Sony Action Cam late on the scene, but has much to offer
Sony is a relative latecomer to the burgeoning action camera segment, which is something of a surprise given its heritage as a camera maker and AV in general. The segment leader is undoubtedly GoPro who were inspired by people using standard (but bulky for the purpose) Sony Handycams for action footage. There are also a few other players including Muvi and JVC. Like all things in technology, however, competitors don’t stand still and Sony’s first Action Cam has just entered mainstream availability only for GoPro to release the 4K-capable Hero3 Black Edition. So how does the Sony Action Cam hold up?
The Action Cam is diminutive and light, which is no surprise given Sony’s long standing expertise in miniaturization. It is well-made and feels robust enough in the hand while buttons and other odornments that could break with extensive outdoor use are kept to a minimum. It includes a small monochrome LCD panel for choosing one of several shooting modes, with functions executed by pressing one of three buttons.
It’s a handsome looking unit and Sony has also bundled a water-proof housing that works to a 60 meter depth to help keep it looking good. It is worth noting that without the water-proof housing, the Action Cam cannot be mounted onto Sony’s fixed mount accessories as it does not have screw in points built into it – these are reserved for the water-proof housing itself. It adds a little bulk to the Action Cam, but it also adds to your confidence when using it in the wild.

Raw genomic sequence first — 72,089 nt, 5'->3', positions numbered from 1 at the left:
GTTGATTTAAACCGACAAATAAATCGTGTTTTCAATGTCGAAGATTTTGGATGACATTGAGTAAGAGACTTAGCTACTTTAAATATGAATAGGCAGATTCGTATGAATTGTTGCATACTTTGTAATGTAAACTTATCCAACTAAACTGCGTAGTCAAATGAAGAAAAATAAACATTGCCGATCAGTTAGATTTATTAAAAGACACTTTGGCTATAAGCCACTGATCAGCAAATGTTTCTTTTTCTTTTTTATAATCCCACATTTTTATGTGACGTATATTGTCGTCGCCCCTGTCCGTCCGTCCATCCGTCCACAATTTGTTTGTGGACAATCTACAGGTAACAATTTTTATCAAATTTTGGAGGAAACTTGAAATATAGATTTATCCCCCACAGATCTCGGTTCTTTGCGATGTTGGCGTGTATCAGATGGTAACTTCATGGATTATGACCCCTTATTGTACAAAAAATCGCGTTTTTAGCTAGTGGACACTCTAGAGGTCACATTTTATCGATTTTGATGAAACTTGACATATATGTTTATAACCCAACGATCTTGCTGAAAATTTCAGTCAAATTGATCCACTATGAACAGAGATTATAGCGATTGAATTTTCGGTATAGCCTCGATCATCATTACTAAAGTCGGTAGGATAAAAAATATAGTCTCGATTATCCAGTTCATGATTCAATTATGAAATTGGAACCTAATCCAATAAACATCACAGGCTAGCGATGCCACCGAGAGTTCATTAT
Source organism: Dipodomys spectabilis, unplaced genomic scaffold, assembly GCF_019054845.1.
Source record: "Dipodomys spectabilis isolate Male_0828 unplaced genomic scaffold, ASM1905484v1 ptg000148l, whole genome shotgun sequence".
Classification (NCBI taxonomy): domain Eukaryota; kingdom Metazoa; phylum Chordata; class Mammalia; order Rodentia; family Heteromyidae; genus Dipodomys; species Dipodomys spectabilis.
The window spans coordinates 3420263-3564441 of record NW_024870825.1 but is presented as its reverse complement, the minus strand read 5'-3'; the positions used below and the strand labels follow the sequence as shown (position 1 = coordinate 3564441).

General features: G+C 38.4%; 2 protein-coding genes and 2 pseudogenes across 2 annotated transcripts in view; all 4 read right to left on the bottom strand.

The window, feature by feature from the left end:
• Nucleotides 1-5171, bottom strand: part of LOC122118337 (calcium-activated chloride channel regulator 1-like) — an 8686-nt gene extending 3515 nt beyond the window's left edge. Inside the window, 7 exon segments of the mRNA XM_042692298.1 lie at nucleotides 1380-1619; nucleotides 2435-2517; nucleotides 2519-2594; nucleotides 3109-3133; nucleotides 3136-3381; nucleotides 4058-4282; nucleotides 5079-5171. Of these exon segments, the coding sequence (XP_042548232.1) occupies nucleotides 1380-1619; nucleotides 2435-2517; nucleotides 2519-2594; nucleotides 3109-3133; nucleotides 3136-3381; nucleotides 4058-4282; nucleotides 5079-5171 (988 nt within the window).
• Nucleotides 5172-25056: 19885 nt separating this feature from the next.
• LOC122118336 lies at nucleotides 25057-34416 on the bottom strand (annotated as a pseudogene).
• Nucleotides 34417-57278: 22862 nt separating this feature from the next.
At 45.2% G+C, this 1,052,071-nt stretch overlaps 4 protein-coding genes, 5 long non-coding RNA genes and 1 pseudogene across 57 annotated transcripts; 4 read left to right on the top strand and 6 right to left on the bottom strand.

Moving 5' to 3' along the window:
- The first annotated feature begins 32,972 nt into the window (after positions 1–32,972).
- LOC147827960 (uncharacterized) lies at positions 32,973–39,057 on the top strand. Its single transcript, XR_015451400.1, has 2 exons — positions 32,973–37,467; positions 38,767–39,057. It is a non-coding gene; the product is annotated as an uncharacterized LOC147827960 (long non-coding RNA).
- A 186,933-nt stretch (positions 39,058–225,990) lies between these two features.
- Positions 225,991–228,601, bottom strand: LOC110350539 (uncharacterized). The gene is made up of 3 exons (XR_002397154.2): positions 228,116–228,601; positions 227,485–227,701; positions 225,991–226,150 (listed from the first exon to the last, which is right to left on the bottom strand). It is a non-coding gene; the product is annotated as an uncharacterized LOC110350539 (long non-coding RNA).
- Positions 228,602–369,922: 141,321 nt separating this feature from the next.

Sony has released several different Action Cam bundles. These include a Snowboarding bundle ($380), a Skydiving bundle ($370), a Biking bundle ($380) and Racing bundle ($380). All include at least two \'one-use-only\' stickable camera mounts, two small X-type rechargeable batteries, and variously a headband, handlebar mount, or suction-cup mount. Depending on your chosen sporting activity, you will find the bundles deliver what you need to get going.